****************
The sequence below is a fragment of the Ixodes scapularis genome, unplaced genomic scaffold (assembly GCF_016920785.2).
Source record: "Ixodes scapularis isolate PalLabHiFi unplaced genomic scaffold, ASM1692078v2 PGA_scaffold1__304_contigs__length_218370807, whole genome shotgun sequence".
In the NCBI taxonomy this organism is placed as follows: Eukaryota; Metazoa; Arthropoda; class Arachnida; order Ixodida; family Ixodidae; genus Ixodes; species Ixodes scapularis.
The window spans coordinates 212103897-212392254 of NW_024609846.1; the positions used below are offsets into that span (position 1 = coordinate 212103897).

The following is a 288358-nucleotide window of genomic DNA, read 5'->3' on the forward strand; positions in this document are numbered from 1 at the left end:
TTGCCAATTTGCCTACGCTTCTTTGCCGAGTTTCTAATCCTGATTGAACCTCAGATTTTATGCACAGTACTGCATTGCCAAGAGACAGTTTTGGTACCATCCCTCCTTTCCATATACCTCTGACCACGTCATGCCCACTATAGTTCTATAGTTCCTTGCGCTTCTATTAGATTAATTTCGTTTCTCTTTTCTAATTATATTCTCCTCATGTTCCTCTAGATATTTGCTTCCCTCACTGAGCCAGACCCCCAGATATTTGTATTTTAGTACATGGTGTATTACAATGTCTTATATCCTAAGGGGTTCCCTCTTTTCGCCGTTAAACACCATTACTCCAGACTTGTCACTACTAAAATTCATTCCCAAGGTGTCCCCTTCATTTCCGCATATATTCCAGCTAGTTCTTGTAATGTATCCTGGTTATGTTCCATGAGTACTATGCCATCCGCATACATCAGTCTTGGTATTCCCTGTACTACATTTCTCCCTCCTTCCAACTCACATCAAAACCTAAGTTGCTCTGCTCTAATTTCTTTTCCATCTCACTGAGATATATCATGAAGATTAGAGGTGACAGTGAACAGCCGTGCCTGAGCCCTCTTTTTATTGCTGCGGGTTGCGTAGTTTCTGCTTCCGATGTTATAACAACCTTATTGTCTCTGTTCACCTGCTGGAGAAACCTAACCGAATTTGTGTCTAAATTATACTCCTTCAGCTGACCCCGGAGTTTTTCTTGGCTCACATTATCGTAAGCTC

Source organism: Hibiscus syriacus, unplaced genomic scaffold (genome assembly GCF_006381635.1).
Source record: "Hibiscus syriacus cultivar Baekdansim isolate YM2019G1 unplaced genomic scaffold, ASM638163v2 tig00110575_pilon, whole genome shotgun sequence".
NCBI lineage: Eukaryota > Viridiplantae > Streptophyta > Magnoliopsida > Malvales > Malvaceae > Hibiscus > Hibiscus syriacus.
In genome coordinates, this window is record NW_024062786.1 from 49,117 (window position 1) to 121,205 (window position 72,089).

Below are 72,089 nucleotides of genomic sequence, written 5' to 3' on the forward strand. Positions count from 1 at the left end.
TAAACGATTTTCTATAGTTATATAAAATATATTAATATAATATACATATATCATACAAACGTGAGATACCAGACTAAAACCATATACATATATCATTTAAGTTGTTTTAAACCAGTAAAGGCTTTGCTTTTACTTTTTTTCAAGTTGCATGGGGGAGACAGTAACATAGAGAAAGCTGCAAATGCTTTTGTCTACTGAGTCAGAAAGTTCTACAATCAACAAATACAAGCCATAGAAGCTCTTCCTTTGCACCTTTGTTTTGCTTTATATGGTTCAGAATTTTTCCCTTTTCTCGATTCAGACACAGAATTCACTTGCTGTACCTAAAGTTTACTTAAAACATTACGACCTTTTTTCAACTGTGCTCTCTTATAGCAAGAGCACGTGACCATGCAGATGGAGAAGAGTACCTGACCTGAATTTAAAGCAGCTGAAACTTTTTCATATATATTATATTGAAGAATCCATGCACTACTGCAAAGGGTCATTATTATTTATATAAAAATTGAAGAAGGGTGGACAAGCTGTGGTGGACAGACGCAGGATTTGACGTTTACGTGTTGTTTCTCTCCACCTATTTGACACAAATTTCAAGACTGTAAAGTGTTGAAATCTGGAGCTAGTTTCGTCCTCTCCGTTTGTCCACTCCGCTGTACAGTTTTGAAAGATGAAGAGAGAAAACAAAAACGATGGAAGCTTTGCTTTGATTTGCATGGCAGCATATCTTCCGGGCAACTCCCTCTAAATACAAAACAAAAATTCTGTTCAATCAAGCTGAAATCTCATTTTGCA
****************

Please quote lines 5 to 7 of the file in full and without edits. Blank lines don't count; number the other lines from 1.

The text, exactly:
The following is a 288358-nucleotide window of genomic DNA, read 5'->3' on the forward strand; positions in this document are numbered from 1 at the left end:
TTGCCAATTTGCCTACGCTTCTTTGCCGAGTTTCTAATCCTGATTGAACCTCAGATTTTATGCACAGTACTGCATTGCCAAGAGACAGTTTTGGTACCATCCCTCCTTTCCATATACCTCTGACCACGTCATGCCCACTATAGTTCTATAGTTCCTTGCGCTTCTATTAGATTAATTTCGTTTCTCTTTTCTAATTATATTCTCCTCATGTTCCTCTAGATATTTGCTTCCCTCACTGAGCCAGACCCCCAGATATTTGTATTTTAGTACATGGTGTATTACAATGTCTTATATCCTAAGGGGTTCCCTCTTTTCGCCGTTAAACACCATTACTCCAGACTTGTCACTACTAAAATTCATTCCCAAGGTGTCCCCTTCATTTCCGCATATATTCCAGCTAGTTCTTGTAATGTATCCTGGTTATGTTCCATGAGTACTATGCCATCCGCATACATCAGTCTTGGTATTCCCTGTACTACATTTCTCCCTCCTTCCAACTCACATCAAAACCTAAGTTGCTCTGCTCTAATTTCTTTTCCATCTCACTGAGATATATCATGAAGATTAGAGGTGACAGTGAACAGCCGTGCCTGAGCCCTCTTTTTATTGCTGCGGGTTGCGTAGTTTCTGCTTCCGATGTTATAACAACCTTATTGTCTCTGTTCACCTGCTGGAGAAACCTAACCGAATTTGTGTCTAAATTATACTCCTTCAGCTGACCCCGGAGTTTTTCTTGGCTCACATTATCGTAAGCTC

Source organism: Hibiscus syriacus, unplaced genomic scaffold (genome assembly GCF_006381635.1).